Okay, but perhaps they make more sense with Audi's more prestige sibling, Bentley? Well, there is certainly still a strong customer base out there who will spend the extra for the W12 cars over the V8s. But that's because they are generally more capable than the V8 cars and have subsequently been engineered and marketed correctly to sit in a justifiable pecking order - akin to the V8 and V12 versions of models from Ferrari and Aston Martin.
Image: BMW Group Press.
The same goes with BMW yet again, the V12 M760iL started from well-over £130,000 when it was available (it's now discontinued in the UK) whereas an more sensible and better-value M5 was around £94,000. Even the V8 750iL made more sense than none if you wanted that extra air of luxury.
Again, the fact the V12 car is discontinued goes to show how much people cared about it in the first place. It just didn't make all that much sense when other models offered more for your money.
Cases where V12s make lots of sense
Image: Lamborghini Media.
As mentioned earlier, if a brand can justify and market the V12 cars over the lower-tier models, then that's how they ultimately survive.
Bentley are a good example as well as Aston Martin whose character lies in the 5.2 litre V12s offered in the DB11 and DBS. As a brand that emphasises power, beauty and soul, a V12 makes undeniable sense to their brand identity and has done since the old 6.0 litre unit first appeared in the DB7 Vantage.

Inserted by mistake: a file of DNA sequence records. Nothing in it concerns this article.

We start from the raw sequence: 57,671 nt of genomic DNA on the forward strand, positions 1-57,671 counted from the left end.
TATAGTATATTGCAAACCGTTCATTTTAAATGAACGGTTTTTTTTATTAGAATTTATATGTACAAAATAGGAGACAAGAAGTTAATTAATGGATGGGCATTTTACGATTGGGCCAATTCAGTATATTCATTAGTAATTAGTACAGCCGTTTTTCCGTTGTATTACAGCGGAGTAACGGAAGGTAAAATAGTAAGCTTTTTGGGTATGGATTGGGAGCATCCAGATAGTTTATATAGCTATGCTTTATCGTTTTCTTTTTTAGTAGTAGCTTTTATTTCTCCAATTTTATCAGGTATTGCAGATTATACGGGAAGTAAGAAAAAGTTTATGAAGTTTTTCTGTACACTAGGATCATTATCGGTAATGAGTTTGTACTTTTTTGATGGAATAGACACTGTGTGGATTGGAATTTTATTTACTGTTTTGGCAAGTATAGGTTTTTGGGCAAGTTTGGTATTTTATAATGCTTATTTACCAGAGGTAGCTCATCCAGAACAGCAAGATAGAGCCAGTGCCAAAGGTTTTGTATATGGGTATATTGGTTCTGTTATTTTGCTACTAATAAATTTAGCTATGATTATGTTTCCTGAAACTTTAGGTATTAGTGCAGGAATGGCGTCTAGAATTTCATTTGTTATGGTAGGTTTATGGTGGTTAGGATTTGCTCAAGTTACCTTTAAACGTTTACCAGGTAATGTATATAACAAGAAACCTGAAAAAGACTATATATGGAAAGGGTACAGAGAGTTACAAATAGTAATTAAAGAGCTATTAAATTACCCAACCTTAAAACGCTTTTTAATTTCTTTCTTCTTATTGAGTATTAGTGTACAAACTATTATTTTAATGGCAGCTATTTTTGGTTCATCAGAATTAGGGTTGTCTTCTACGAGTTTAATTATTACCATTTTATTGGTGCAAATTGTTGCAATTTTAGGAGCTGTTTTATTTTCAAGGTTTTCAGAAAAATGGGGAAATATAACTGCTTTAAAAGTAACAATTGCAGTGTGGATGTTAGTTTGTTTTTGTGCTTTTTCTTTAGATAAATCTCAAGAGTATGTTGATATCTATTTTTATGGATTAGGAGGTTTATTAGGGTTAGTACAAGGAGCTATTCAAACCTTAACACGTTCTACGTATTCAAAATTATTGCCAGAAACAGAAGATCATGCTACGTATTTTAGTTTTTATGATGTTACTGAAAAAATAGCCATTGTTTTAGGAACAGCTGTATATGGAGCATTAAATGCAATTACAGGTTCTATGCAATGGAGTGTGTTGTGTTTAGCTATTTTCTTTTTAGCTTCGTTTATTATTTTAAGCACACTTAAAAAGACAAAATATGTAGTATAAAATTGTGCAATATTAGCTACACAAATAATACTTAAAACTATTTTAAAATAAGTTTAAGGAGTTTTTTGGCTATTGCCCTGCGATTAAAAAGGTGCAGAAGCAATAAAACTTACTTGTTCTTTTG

In the case of Rolls Royces, V12s obviously make a lot of sense because they're smooth, majestic and effortless units that correlate to their brand identity. And to play the devil's advocate to Mercedes, it's the same story with the Maybach.
On the other end of the spectrum, Ferrari and Lamborghini have obviously stood by the V12 since the dawn of their beginnings. If anything, those two brands would be diluted if they decided to discontinue making them. It may sound contradictory that the V10 Huracan is just as, if not more capable than the V12 Aventador. But the fact is that the Aventador is more spectacular as a machine and its silliness is what has made it so successful throughout its ten-year lifespan - even to this day when smaller-engined supercars can potentially outrun it.
The same applies to Ferrari: sure, the V8 488 Pista is quicker around a track than an 812 Superfast, but the sound and character of the V12 car is what keeps customers coming in. Supercar brands can justify keeping a V12 around because they represent their own identity rather than simply having a heavy, pointless engine.
Image: Aston Martin Media.
Manufacturers who know how to keep a V12 engine relevant in their model line-up will ultimately keep it around. But for those units which were hardly as, if not less capable than the more-than-adequate V8 models, I find it unsurprising that the V12 cars have been discontinued.
And I don't know about you, but I thought some of those modern V12s in Mercs and the like sounded rather dull and windy - especially compared to the throaty, characterful AMG V8s. This can even date back to the 1990s when the V12 models first appeared.
To those who are angry at manufacturers who are discontinuing V12 engines for some of their models: the proof of the pudding was in the interest and sales and clearly, not a lot of people were interested in them anyway.
If there's an engine to care about in the modern world: it's your old friend, the V8.